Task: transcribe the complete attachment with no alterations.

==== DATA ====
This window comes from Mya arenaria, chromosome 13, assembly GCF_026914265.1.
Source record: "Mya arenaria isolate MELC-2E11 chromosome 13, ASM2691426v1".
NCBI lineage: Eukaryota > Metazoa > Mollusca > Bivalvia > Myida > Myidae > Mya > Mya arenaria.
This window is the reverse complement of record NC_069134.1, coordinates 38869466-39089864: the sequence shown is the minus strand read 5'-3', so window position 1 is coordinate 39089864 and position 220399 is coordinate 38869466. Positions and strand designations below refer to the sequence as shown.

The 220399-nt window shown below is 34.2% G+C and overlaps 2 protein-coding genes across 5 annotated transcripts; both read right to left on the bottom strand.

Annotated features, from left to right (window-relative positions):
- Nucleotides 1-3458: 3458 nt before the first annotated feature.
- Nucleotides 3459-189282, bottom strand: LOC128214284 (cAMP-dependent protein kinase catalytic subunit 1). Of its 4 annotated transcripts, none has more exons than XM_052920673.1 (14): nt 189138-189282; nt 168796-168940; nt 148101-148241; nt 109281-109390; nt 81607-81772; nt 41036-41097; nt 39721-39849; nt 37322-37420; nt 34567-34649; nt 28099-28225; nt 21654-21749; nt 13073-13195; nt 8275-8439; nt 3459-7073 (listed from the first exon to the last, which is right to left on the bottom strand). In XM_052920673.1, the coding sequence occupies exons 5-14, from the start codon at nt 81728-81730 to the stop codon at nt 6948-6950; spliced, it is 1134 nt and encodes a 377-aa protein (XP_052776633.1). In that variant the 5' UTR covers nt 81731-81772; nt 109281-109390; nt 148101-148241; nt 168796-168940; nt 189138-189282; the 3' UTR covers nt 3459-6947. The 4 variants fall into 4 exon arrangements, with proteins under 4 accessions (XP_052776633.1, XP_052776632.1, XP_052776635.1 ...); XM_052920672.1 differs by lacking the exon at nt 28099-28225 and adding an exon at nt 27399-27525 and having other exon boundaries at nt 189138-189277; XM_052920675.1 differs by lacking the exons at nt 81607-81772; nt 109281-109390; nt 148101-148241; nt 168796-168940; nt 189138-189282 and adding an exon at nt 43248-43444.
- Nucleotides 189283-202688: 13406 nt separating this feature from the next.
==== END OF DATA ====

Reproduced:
This window comes from Mya arenaria, chromosome 13, assembly GCF_026914265.1.
Source record: "Mya arenaria isolate MELC-2E11 chromosome 13, ASM2691426v1".
NCBI lineage: Eukaryota > Metazoa > Mollusca > Bivalvia > Myida > Myidae > Mya > Mya arenaria.
This window is the reverse complement of record NC_069134.1, coordinates 38869466-39089864: the sequence shown is the minus strand read 5'-3', so window position 1 is coordinate 39089864 and position 220399 is coordinate 38869466. Positions and strand designations below refer to the sequence as shown.

The 220399-nt window shown below is 34.2% G+C and overlaps 2 protein-coding genes across 5 annotated transcripts; both read right to left on the bottom strand.

Annotated features, from left to right (window-relative positions):
- Nucleotides 1-3458: 3458 nt before the first annotated feature.
- Nucleotides 3459-189282, bottom strand: LOC128214284 (cAMP-dependent protein kinase catalytic subunit 1). Of its 4 annotated transcripts, none has more exons than XM_052920673.1 (14): nt 189138-189282; nt 168796-168940; nt 148101-148241; nt 109281-109390; nt 81607-81772; nt 41036-41097; nt 39721-39849; nt 37322-37420; nt 34567-34649; nt 28099-28225; nt 21654-21749; nt 13073-13195; nt 8275-8439; nt 3459-7073 (listed from the first exon to the last, which is right to left on the bottom strand). In XM_052920673.1, the coding sequence occupies exons 5-14, from the start codon at nt 81728-81730 to the stop codon at nt 6948-6950; spliced, it is 1134 nt and encodes a 377-aa protein (XP_052776633.1). In that variant the 5' UTR covers nt 81731-81772; nt 109281-109390; nt 148101-148241; nt 168796-168940; nt 189138-189282; the 3' UTR covers nt 3459-6947. The 4 variants fall into 4 exon arrangements, with proteins under 4 accessions (XP_052776633.1, XP_052776632.1, XP_052776635.1 ...); XM_052920672.1 differs by lacking the exon at nt 28099-28225 and adding an exon at nt 27399-27525 and having other exon boundaries at nt 189138-189277; XM_052920675.1 differs by lacking the exons at nt 81607-81772; nt 109281-109390; nt 148101-148241; nt 168796-168940; nt 189138-189282 and adding an exon at nt 43248-43444.
- Nucleotides 189283-202688: 13406 nt separating this feature from the next.